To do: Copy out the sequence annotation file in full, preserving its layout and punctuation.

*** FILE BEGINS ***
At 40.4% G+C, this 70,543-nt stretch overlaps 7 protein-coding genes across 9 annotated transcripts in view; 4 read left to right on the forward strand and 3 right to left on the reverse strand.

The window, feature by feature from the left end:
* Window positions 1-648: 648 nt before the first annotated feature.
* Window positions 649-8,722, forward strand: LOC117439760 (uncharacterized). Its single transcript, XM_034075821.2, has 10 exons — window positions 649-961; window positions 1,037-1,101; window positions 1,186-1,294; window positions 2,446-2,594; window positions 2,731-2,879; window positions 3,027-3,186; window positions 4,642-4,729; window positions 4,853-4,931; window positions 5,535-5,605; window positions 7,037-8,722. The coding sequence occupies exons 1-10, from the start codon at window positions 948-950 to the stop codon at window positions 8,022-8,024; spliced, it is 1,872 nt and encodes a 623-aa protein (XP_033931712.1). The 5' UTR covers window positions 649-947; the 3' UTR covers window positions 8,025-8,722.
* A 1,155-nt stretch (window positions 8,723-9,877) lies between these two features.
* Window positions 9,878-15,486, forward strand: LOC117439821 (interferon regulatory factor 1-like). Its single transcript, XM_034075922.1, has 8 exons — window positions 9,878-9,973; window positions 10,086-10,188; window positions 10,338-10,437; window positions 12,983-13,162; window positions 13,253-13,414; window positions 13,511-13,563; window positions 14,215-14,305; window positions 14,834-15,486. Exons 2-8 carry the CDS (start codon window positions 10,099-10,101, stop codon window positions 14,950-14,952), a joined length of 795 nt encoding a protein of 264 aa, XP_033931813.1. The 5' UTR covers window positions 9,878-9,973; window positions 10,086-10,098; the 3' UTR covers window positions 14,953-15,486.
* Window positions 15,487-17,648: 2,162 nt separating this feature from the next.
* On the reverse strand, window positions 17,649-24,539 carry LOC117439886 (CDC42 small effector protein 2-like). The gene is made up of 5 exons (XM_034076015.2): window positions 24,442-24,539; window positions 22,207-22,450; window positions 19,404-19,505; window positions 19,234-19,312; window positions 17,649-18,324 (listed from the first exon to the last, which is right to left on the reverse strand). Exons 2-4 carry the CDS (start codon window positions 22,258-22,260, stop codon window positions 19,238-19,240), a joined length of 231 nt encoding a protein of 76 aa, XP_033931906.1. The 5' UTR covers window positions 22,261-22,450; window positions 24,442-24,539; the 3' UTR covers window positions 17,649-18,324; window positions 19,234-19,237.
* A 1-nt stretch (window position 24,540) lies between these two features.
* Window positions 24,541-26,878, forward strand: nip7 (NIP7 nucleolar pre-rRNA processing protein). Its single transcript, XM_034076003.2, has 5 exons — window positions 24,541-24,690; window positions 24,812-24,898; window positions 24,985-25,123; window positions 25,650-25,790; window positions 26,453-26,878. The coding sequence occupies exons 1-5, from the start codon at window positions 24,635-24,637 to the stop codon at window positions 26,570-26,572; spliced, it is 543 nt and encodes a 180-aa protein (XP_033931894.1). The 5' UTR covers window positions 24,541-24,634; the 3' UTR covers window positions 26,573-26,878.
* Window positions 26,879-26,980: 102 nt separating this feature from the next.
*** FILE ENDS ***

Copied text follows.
At 40.4% G+C, this 70,543-nt stretch overlaps 7 protein-coding genes across 9 annotated transcripts in view; 4 read left to right on the forward strand and 3 right to left on the reverse strand.

The window, feature by feature from the left end:
* Window positions 1-648: 648 nt before the first annotated feature.
* Window positions 649-8,722, forward strand: LOC117439760 (uncharacterized). Its single transcript, XM_034075821.2, has 10 exons — window positions 649-961; window positions 1,037-1,101; window positions 1,186-1,294; window positions 2,446-2,594; window positions 2,731-2,879; window positions 3,027-3,186; window positions 4,642-4,729; window positions 4,853-4,931; window positions 5,535-5,605; window positions 7,037-8,722. The coding sequence occupies exons 1-10, from the start codon at window positions 948-950 to the stop codon at window positions 8,022-8,024; spliced, it is 1,872 nt and encodes a 623-aa protein (XP_033931712.1). The 5' UTR covers window positions 649-947; the 3' UTR covers window positions 8,025-8,722.
* A 1,155-nt stretch (window positions 8,723-9,877) lies between these two features.
* Window positions 9,878-15,486, forward strand: LOC117439821 (interferon regulatory factor 1-like). Its single transcript, XM_034075922.1, has 8 exons — window positions 9,878-9,973; window positions 10,086-10,188; window positions 10,338-10,437; window positions 12,983-13,162; window positions 13,253-13,414; window positions 13,511-13,563; window positions 14,215-14,305; window positions 14,834-15,486. Exons 2-8 carry the CDS (start codon window positions 10,099-10,101, stop codon window positions 14,950-14,952), a joined length of 795 nt encoding a protein of 264 aa, XP_033931813.1. The 5' UTR covers window positions 9,878-9,973; window positions 10,086-10,098; the 3' UTR covers window positions 14,953-15,486.
* Window positions 15,487-17,648: 2,162 nt separating this feature from the next.
* On the reverse strand, window positions 17,649-24,539 carry LOC117439886 (CDC42 small effector protein 2-like). The gene is made up of 5 exons (XM_034076015.2): window positions 24,442-24,539; window positions 22,207-22,450; window positions 19,404-19,505; window positions 19,234-19,312; window positions 17,649-18,324 (listed from the first exon to the last, which is right to left on the reverse strand). Exons 2-4 carry the CDS (start codon window positions 22,258-22,260, stop codon window positions 19,238-19,240), a joined length of 231 nt encoding a protein of 76 aa, XP_033931906.1. The 5' UTR covers window positions 22,261-22,450; window positions 24,442-24,539; the 3' UTR covers window positions 17,649-18,324; window positions 19,234-19,237.
* A 1-nt stretch (window position 24,540) lies between these two features.
* Window positions 24,541-26,878, forward strand: nip7 (NIP7 nucleolar pre-rRNA processing protein). Its single transcript, XM_034076003.2, has 5 exons — window positions 24,541-24,690; window positions 24,812-24,898; window positions 24,985-25,123; window positions 25,650-25,790; window positions 26,453-26,878. The coding sequence occupies exons 1-5, from the start codon at window positions 24,635-24,637 to the stop codon at window positions 26,570-26,572; spliced, it is 543 nt and encodes a 180-aa protein (XP_033931894.1). The 5' UTR covers window positions 24,541-24,634; the 3' UTR covers window positions 26,573-26,878.
* Window positions 26,879-26,980: 102 nt separating this feature from the next.